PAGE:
Anita Garibaldi

The mum who fought in three revo­lu­tion­ary wars 1821-49

All About History - - DON’T CALL ME PRINCESS -

It’s a rare thing to find a woman who fights in a revo­lu­tion­ary war, and it’s rarer still to find one who fights in two. Rarest of all, one who fights in three. Yet Anita Garibaldi did just that – while preg­nant. A Brazil­ian woman mar­ried to an al­co­holic sol­dier, she had few prospects un­til Ital­ian revo­lu­tion­ary Giuseppe Garibaldi came to town. The bad boy of 1830s

Latin Amer­ica, Garibaldi aimed to rid Brazil of Por­tuguese rule and get help in wag­ing a sim­i­lar war for Italy’s in­de­pen­dence. The two im­me­di­ately caught each other’s eyes and be­fore long, Anita had left her hus­band and joined Garibaldi’s crew. Not con­tent to merely be a his­tor­i­cal plus one, she manned can­nons, fought raiders, pro­tected the horses, stole arms and marched through rain and snow, of­ten while car­ry­ing their chil­dren. She fought in wars to free Uruguay and Italy but even­tu­ally suc­cumbed to malaria dur­ing her fight. She went out in a blaze of glory: preg­nant with her fifth child, slash­ing at sol­diers on horse­back, rid­ing on with such fer­vour that one en­emy later re­marked, “Is that a woman or is it the devil?”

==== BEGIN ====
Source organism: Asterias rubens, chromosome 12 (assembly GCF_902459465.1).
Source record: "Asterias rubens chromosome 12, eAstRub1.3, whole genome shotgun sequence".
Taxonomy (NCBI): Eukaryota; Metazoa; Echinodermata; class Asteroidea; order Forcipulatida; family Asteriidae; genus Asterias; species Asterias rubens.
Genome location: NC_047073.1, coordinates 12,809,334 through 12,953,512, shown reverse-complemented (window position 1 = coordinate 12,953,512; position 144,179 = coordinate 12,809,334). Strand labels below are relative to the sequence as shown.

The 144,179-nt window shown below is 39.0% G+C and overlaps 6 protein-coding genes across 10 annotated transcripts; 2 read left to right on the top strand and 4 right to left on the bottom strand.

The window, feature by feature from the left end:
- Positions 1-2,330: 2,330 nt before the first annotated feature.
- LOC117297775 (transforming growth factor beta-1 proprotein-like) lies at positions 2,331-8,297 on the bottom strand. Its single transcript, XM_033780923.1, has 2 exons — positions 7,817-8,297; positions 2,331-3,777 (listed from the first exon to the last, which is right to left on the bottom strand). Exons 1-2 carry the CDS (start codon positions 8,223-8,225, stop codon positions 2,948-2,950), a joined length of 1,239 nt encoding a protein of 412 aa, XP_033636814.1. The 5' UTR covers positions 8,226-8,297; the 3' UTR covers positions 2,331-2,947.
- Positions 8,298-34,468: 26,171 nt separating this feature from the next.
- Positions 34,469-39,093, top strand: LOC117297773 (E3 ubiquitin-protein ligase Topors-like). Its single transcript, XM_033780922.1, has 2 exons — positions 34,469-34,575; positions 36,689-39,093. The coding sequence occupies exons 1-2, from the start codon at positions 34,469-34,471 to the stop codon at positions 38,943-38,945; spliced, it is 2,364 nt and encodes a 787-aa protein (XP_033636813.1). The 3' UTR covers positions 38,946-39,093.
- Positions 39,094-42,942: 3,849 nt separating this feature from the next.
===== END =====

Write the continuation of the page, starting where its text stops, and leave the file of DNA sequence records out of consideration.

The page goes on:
The Red Shirts, as Garibaldi’s armies were named, took their de­sign from Anita’s sewing

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